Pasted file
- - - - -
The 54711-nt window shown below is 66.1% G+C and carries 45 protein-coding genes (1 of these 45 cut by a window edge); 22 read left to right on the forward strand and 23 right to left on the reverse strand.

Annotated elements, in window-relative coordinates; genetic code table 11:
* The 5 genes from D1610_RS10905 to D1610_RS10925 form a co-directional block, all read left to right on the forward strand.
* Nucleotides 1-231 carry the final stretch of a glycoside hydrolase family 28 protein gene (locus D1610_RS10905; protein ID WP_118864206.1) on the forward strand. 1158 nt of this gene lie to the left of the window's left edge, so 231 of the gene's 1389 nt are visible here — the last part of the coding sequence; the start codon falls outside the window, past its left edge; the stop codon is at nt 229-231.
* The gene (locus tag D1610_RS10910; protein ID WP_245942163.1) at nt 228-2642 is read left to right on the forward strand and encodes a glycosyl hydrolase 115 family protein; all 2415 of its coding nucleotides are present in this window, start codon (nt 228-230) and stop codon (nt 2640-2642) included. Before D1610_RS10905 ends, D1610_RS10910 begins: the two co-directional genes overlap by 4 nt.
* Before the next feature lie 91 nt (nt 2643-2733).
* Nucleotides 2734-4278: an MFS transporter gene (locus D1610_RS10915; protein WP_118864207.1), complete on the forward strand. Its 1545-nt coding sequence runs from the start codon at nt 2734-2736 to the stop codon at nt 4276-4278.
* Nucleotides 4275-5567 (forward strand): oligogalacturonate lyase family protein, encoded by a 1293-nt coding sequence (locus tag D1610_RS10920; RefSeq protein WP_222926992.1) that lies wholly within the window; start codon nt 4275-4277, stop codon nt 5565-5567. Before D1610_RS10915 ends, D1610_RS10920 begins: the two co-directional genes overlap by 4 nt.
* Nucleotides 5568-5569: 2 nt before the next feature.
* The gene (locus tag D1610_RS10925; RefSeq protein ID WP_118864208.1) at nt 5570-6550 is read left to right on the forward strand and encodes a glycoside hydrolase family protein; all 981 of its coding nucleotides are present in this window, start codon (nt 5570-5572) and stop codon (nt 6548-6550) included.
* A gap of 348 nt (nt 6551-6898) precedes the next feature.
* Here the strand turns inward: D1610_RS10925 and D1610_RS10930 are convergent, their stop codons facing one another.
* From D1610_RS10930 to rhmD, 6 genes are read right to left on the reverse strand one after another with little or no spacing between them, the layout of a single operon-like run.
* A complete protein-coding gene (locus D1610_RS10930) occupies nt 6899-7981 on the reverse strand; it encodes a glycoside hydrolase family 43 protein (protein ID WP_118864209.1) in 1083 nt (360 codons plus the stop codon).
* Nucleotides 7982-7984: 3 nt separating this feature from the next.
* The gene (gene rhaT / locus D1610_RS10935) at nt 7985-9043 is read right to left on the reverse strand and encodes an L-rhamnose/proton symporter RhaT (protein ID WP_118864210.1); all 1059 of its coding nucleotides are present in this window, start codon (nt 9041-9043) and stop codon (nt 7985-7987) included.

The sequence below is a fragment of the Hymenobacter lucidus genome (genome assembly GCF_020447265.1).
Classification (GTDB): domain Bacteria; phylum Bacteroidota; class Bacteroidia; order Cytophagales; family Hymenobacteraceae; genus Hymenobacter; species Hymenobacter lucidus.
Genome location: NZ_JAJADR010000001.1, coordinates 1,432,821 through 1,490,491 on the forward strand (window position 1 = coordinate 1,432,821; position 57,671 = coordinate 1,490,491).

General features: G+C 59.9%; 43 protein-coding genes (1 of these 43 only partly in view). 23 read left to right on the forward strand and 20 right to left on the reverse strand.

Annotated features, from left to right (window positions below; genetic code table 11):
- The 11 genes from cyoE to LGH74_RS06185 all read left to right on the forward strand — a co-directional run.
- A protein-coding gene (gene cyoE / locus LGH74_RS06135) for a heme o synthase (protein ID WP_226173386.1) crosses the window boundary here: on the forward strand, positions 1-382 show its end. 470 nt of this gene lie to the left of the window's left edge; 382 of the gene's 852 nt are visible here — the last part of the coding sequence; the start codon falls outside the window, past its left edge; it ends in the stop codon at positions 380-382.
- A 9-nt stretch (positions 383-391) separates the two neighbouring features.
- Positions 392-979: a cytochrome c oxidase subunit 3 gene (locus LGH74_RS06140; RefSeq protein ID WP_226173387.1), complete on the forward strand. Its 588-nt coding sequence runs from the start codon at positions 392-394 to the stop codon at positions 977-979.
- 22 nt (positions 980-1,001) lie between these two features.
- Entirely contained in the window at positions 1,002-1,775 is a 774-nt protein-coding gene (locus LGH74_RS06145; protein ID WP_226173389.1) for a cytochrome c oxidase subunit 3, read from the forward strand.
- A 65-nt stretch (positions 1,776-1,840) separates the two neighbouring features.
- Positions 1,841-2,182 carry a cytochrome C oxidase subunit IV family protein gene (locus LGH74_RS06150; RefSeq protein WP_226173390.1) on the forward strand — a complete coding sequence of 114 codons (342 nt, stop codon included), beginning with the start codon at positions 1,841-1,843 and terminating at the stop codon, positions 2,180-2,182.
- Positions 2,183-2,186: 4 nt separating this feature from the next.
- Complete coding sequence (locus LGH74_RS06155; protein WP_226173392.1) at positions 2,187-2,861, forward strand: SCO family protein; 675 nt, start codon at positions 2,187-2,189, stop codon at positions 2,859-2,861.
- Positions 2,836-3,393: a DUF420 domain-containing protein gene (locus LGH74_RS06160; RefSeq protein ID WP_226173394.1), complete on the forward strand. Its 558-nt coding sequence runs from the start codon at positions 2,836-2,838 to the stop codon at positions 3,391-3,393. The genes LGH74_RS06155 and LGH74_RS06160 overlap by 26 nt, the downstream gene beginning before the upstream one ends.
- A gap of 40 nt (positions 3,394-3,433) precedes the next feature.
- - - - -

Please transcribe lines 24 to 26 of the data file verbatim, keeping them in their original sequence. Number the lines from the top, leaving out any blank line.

- A 9-nt stretch (positions 383-391) separates the two neighbouring features.
- Positions 392-979: a cytochrome c oxidase subunit 3 gene (locus LGH74_RS06140; RefSeq protein ID WP_226173387.1), complete on the forward strand. Its 588-nt coding sequence runs from the start codon at positions 392-394 to the stop codon at positions 977-979.
- 22 nt (positions 980-1,001) lie between these two features.